Look Back, Looking Ahead

December flew by, and it’s a little hard to believe we’re already a few days into 2014. I don’t really do New Year’s Resolutions anymore, other than a bit of goal setting. But I wanted to look back first and how I did in 2013 with some of my writing hopes.

I had a pretty ambitious list of things I hoped to accomplish last year, and while I crosses several things off that list, live managed, as it often does, to shorten the amount of time I had to devote to writing. Looking back, the first half of 2013 seemed to go pretty much on track with what I’d planned, but once the end of the summer rolled around, everything pretty much was dead in the water.

September is often a rough month anyway, because I always end up staying late at school trying to get beginning of the year things squared away. This year was particularly brutal in that regard. While I wasn’t technically getting home any later than usual, the change to middle school really shifted my daily routine. I mean, I’m not a morning person to start with, and having to start an hour earlier than I’m used to completely threw me for a loop. I’d say I didn’t get in to the swing of the new schedule until maybe mid-October. Beyond that, while I often have papers to grade in the evenings and on weekends, I generally can leave work at work. Not this year. With the adoption of the Common Core modules (and I’m teaching both Math and ELA), there’s a ton of prep work that needs to go into every lesson. So rather than stay at school until 6 or 7 at night, which was not out of the realm of possibility, I packed it up and brought it home to make my worksheets and SmartBoard lessons at home.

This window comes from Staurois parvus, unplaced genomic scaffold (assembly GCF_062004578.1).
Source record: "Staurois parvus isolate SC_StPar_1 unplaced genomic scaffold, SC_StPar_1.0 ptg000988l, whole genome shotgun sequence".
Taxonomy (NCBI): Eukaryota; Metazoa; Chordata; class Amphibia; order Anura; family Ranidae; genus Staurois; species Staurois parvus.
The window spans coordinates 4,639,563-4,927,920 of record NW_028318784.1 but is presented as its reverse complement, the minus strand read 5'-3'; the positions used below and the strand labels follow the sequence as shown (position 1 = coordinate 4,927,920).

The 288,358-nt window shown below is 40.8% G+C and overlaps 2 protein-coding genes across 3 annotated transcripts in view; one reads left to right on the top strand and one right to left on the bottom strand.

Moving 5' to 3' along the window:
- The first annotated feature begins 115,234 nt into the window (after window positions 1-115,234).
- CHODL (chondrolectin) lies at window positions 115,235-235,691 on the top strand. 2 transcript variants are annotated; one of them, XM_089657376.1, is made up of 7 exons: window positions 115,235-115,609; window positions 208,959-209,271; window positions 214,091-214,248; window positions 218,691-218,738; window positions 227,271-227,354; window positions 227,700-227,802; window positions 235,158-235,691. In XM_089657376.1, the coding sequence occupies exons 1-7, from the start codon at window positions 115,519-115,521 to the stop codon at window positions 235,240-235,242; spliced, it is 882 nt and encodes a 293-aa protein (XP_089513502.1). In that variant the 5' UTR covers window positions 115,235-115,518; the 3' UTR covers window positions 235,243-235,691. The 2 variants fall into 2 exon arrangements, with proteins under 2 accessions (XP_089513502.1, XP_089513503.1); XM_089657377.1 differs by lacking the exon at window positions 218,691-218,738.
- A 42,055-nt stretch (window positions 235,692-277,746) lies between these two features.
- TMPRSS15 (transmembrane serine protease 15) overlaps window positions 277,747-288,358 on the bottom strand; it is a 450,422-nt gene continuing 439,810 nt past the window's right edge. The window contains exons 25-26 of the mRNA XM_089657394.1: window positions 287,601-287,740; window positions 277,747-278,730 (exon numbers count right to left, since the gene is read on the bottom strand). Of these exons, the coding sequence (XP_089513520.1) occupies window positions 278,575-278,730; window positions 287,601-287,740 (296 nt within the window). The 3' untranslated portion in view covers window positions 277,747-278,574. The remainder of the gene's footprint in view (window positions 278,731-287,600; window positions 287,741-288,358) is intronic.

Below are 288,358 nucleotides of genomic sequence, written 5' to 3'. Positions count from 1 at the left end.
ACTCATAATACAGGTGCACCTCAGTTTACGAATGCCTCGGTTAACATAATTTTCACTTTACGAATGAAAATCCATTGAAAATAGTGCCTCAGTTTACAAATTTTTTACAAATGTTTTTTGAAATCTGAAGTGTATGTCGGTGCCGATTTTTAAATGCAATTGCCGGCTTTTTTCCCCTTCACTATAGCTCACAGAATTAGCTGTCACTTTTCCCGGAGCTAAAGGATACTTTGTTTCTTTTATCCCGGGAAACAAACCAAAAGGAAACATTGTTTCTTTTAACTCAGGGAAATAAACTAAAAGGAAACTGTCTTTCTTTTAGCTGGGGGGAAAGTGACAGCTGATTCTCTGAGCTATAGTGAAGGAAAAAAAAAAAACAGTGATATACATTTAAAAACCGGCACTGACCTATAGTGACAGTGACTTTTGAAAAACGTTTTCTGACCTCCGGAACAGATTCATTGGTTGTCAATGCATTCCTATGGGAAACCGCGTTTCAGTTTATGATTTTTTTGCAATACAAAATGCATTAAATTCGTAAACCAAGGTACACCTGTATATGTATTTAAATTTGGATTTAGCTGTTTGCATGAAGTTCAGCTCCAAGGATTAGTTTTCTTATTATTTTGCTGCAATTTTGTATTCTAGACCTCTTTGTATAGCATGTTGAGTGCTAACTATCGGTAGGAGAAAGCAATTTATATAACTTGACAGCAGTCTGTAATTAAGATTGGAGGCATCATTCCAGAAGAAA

Instead of writing, unfortunately.

Thank God for the monthly Book In A Week challenges that CNYRW puts on. Otherwise I’d have nothing done.

So my writing goals sort of tanked through the end of 2013. Where does that put me now?

Currently, I have the historical fiction “magnum opus” part 1 undergoing a beta read with an online critique buddy I connected with through an RWA University class in October. I’m hoping it will be ship-shape enough to start submitting again by the end of February or March. I have a pretty good handle on where to go with it, in the event I decide to self-publish, but I still want to give it a few rounds with some small presses and agents first. I finished the chick lit romance and have that pretty well squared away. Opening chapters are currently being beta read by my good friend and fellow author Shelly Hickman. I’m hoping to sent that out for submission by the end of February. And the historical romance is about 10k words from the end of the first draft. I would love to get it wrapped up, edited, revised, and polished in time to submit it to RWA’s Golden Heart Award this year. And if the world is nice to me, I want to start revising and editing the historical fiction “magnum opus” part 2 this summer and get it out for critique.